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1.1) A Reporter for a Day

  1. Have students pick someone in the community to interview (a family friend, a police officer, the owner of a business, a terminally ill patient, an athlete... the options are endless).
  2. As a class come up with a set of questions for each student to ask the person that they are interviewing (depending on the level, questions may be provided for the students or they may come up with them on their own as well).
  3. Students will write down the answers that they receive to the questions and come to class prepared to report to their classmates about what they learned.


2.) Speak

Speaking surrounds us for a large part of our day - at school or work, shopping, watching television, socializing with friends etc. Though as much as this skill encompasses our lives, some students feel that the speaking skills they learn inside of the classroom do not prepare them to become functional citizens. The following list from the British Council website describes what students need in order to develop the speaking skills that will allow them to succeed.
  • "Practice at using... mother tongue strategies, which they don't automatically transfer.
  • An awareness of formal / informal language and practice at choosing appropriate language for different situations.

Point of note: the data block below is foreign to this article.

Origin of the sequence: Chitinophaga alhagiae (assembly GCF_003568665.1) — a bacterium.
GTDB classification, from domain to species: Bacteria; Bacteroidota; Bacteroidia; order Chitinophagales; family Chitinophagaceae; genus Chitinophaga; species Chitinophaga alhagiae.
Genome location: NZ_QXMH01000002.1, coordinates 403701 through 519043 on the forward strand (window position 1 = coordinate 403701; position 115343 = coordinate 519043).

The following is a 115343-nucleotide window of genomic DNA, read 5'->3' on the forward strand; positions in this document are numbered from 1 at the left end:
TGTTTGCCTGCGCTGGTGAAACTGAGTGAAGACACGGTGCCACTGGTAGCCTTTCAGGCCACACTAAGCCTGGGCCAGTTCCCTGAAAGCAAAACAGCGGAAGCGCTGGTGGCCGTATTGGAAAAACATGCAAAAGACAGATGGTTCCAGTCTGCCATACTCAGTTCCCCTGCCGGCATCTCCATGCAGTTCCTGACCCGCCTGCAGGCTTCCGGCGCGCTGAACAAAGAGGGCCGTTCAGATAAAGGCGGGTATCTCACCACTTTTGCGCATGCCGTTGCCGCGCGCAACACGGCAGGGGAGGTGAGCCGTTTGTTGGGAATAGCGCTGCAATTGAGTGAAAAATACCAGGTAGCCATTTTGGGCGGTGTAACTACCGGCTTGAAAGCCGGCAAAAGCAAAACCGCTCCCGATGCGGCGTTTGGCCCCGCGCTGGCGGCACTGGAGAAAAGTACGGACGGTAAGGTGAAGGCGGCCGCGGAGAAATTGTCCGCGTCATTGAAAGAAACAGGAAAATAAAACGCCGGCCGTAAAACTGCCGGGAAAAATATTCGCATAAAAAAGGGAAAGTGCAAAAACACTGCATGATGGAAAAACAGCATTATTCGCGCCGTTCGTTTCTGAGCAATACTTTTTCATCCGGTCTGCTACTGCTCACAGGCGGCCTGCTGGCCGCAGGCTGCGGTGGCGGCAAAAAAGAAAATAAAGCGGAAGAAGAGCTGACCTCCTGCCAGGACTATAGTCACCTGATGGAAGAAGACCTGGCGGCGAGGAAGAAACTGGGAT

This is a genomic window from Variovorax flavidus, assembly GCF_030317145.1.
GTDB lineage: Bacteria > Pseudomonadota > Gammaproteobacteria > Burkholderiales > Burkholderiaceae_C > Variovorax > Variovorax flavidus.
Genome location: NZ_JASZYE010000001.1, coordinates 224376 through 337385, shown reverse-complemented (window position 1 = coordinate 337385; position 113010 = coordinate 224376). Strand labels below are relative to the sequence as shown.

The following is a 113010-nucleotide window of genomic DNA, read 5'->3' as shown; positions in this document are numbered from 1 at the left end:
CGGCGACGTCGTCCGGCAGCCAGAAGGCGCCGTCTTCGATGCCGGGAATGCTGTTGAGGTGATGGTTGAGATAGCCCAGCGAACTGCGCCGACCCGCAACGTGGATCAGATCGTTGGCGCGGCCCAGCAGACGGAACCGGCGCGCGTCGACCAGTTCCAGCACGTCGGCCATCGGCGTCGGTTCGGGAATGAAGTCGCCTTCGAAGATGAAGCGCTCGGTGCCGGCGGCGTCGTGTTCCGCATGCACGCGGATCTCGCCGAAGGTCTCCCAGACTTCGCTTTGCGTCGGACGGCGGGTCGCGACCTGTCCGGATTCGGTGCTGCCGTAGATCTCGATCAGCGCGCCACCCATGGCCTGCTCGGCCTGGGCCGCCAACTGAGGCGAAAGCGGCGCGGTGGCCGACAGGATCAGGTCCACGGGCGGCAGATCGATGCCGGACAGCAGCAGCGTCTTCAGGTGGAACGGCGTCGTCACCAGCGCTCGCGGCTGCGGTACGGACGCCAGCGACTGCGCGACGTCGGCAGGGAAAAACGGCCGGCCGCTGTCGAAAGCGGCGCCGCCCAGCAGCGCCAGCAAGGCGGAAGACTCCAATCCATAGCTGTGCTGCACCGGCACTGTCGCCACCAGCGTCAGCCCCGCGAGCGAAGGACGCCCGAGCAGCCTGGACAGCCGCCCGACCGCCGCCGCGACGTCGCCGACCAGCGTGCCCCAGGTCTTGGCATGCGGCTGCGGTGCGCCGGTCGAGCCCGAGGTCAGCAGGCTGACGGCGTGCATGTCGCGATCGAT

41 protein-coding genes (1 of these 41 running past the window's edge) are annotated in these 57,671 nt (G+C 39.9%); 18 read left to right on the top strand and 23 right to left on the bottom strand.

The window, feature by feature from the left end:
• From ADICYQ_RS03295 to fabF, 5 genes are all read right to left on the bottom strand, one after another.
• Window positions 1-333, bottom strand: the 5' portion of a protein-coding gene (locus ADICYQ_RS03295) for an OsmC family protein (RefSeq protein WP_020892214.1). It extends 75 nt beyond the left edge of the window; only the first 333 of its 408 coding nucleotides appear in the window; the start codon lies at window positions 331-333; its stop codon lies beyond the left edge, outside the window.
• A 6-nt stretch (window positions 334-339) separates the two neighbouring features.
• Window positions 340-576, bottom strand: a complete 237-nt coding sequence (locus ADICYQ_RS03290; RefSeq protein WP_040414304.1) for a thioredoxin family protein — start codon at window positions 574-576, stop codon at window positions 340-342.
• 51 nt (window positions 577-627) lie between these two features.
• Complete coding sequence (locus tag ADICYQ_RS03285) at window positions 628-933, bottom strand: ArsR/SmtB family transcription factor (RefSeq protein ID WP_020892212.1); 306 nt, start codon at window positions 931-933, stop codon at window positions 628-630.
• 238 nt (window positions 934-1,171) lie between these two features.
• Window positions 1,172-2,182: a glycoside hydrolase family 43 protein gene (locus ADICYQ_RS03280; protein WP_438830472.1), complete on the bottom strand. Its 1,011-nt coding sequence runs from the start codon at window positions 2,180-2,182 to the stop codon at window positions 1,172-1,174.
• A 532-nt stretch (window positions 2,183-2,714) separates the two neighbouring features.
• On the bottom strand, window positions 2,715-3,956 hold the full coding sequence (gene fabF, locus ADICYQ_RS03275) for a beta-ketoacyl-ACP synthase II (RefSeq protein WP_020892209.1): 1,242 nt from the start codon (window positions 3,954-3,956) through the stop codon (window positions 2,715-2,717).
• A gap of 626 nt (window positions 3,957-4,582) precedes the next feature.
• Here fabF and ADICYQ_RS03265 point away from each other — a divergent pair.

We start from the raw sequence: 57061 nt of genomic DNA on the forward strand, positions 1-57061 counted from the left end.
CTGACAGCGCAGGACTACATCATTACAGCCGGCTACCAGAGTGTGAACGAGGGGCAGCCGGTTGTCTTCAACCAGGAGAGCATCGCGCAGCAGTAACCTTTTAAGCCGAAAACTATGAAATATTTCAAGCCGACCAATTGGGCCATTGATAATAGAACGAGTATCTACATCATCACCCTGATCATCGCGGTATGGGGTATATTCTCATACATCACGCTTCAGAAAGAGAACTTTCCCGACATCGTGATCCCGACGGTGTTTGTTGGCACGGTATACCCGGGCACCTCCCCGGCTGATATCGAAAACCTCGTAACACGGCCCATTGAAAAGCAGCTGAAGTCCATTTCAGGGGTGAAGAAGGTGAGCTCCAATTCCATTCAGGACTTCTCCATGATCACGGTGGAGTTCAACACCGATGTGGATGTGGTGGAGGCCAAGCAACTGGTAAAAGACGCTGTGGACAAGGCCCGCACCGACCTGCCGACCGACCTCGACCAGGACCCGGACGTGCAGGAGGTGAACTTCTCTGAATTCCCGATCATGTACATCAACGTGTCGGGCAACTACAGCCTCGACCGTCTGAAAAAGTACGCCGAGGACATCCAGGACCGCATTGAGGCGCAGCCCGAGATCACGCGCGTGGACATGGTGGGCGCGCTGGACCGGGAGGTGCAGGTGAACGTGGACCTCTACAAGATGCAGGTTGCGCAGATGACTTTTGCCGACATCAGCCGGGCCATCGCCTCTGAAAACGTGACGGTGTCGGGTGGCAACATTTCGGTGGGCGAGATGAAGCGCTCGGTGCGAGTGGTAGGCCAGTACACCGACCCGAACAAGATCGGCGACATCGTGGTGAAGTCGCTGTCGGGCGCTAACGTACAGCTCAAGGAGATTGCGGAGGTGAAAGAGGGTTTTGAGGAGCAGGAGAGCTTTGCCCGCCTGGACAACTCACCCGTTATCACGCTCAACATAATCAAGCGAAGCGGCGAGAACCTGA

• The awareness that informal spoken language is less complex than written language. It uses shorter sentences, is less organised and uses more 'vague' or non-specific language.
  • Exposure to a variety of spoken text types.
  • The ability to cope with different listening situations. Many listening exercises involve students as 'overhearers' even though most communication is face-to-face.
  • To be competent at both 'message-oriented' or transactional language and interactional language, language for maintaining social relationships.
  • To be taught patterns of real interaction.
  • To have intelligible pronunciation and be able to cope with streams of speech.
  • Rehearsal time. By giving students guided preparation / rehearsal time they are more likely to use a wider range of language in a spoken task."